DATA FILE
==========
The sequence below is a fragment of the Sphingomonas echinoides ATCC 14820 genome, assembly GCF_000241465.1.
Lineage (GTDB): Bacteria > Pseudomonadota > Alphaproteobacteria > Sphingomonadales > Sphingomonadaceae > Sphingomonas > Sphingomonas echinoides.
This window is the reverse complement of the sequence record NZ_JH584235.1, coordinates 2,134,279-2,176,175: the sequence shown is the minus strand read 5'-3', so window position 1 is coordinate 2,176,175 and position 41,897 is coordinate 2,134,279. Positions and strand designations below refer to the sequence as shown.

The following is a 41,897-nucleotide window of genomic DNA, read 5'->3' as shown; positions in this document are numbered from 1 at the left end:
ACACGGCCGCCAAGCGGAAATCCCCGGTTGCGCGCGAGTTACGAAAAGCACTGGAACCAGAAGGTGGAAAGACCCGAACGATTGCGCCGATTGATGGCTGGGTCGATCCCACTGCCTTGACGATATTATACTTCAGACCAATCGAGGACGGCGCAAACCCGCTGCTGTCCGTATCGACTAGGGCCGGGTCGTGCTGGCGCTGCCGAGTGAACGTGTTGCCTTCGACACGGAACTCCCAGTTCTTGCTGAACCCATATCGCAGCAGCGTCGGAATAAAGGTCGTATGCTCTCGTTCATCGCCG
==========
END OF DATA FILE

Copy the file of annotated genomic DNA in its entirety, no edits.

The sequence below is a fragment of the Sphingomonas echinoides ATCC 14820 genome, assembly GCF_000241465.1.
Lineage (GTDB): Bacteria > Pseudomonadota > Alphaproteobacteria > Sphingomonadales > Sphingomonadaceae > Sphingomonas > Sphingomonas echinoides.
This window is the reverse complement of the sequence record NZ_JH584235.1, coordinates 2,134,279-2,176,175: the sequence shown is the minus strand read 5'-3', so window position 1 is coordinate 2,176,175 and position 41,897 is coordinate 2,134,279. Positions and strand designations below refer to the sequence as shown.

The following is a 41,897-nucleotide window of genomic DNA, read 5'->3' as shown; positions in this document are numbered from 1 at the left end:
ACACGGCCGCCAAGCGGAAATCCCCGGTTGCGCGCGAGTTACGAAAAGCACTGGAACCAGAAGGTGGAAAGACCCGAACGATTGCGCCGATTGATGGCTGGGTCGATCCCACTGCCTTGACGATATTATACTTCAGACCAATCGAGGACGGCGCAAACCCGCTGCTGTCCGTATCGACTAGGGCCGGGTCGTGCTGGCGCTGCCGAGTGAACGTGTTGCCTTCGACACGGAACTCCCAGTTCTTGCTGAACCCATATCGCAGCAGCGTCGGAATAAAGGTCGTATGCTCTCGTTCATCGCCG